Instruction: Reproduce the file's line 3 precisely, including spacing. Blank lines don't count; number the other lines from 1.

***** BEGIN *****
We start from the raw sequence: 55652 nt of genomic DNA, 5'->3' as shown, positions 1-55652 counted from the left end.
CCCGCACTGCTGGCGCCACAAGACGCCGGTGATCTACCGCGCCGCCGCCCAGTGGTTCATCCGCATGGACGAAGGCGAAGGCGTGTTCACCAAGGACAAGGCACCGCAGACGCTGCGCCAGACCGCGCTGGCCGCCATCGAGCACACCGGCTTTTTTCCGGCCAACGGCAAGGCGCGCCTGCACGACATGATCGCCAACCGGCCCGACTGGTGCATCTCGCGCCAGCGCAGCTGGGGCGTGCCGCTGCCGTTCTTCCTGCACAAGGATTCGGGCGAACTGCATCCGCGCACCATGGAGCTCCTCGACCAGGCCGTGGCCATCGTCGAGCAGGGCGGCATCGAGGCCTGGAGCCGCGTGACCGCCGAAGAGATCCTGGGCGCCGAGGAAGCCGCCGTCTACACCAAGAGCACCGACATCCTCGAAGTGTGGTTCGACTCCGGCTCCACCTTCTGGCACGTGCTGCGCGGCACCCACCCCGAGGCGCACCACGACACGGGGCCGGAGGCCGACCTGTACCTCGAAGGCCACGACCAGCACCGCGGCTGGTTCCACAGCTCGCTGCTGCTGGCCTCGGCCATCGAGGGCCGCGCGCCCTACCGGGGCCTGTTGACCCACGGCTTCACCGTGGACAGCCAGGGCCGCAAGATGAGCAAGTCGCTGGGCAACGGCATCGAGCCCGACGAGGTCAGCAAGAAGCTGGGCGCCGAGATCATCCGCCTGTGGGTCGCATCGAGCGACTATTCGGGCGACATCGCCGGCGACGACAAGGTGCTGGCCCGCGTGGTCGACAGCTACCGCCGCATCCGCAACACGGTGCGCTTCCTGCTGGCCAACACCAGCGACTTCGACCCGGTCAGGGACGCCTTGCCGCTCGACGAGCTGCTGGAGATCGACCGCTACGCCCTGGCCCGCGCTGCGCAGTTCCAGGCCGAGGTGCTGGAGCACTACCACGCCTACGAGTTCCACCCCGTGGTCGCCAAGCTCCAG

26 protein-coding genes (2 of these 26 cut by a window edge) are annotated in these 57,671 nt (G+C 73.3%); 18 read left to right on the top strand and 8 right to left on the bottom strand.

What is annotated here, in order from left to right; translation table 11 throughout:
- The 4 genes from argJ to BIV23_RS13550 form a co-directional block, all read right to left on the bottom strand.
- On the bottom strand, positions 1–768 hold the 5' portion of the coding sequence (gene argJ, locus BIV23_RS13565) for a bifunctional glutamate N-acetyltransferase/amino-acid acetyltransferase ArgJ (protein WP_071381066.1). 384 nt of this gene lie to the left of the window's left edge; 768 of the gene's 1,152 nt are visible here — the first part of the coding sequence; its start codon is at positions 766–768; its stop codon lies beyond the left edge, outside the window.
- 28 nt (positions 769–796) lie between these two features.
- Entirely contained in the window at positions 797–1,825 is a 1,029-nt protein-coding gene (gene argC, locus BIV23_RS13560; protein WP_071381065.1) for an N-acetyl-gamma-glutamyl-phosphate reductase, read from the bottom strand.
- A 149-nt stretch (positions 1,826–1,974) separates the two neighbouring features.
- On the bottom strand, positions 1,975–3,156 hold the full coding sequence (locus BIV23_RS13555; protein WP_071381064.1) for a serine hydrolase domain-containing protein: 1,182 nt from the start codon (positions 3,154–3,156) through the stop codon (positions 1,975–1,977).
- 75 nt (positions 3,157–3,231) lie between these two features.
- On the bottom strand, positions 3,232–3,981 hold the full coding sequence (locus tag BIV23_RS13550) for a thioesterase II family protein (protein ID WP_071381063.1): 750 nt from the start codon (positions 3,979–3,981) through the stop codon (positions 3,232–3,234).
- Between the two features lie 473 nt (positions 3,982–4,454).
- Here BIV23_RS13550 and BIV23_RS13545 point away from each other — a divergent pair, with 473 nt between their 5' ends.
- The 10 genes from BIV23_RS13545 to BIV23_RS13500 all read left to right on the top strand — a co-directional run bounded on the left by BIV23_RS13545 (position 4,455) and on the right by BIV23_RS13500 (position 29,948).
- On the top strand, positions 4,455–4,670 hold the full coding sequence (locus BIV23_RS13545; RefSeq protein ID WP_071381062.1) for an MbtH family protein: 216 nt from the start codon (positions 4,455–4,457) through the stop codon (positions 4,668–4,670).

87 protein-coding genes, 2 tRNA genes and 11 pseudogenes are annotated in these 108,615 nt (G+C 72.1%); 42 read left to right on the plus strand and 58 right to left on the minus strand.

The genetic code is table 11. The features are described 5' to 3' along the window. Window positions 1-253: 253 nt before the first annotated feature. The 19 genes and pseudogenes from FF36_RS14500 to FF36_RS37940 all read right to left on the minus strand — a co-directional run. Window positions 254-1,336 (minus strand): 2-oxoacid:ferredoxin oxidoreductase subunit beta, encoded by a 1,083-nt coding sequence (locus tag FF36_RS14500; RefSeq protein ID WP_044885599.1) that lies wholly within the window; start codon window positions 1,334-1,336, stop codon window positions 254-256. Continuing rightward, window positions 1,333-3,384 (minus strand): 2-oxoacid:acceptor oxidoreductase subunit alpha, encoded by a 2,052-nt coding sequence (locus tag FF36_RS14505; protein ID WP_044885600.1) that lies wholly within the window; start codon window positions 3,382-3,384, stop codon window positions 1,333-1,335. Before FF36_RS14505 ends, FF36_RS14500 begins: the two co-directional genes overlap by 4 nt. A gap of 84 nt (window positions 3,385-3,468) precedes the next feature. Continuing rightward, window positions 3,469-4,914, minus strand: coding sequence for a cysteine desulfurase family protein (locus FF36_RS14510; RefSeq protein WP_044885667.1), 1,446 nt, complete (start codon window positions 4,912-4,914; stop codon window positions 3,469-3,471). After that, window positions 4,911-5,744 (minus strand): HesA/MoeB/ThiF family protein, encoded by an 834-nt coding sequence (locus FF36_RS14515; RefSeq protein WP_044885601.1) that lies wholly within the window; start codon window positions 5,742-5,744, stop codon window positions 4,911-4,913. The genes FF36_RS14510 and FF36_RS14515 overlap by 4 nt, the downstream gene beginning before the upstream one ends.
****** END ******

26 protein-coding genes (2 of these 26 cut by a window edge) are annotated in these 57,671 nt (G+C 73.3%); 18 read left to right on the top strand and 8 right to left on the bottom strand.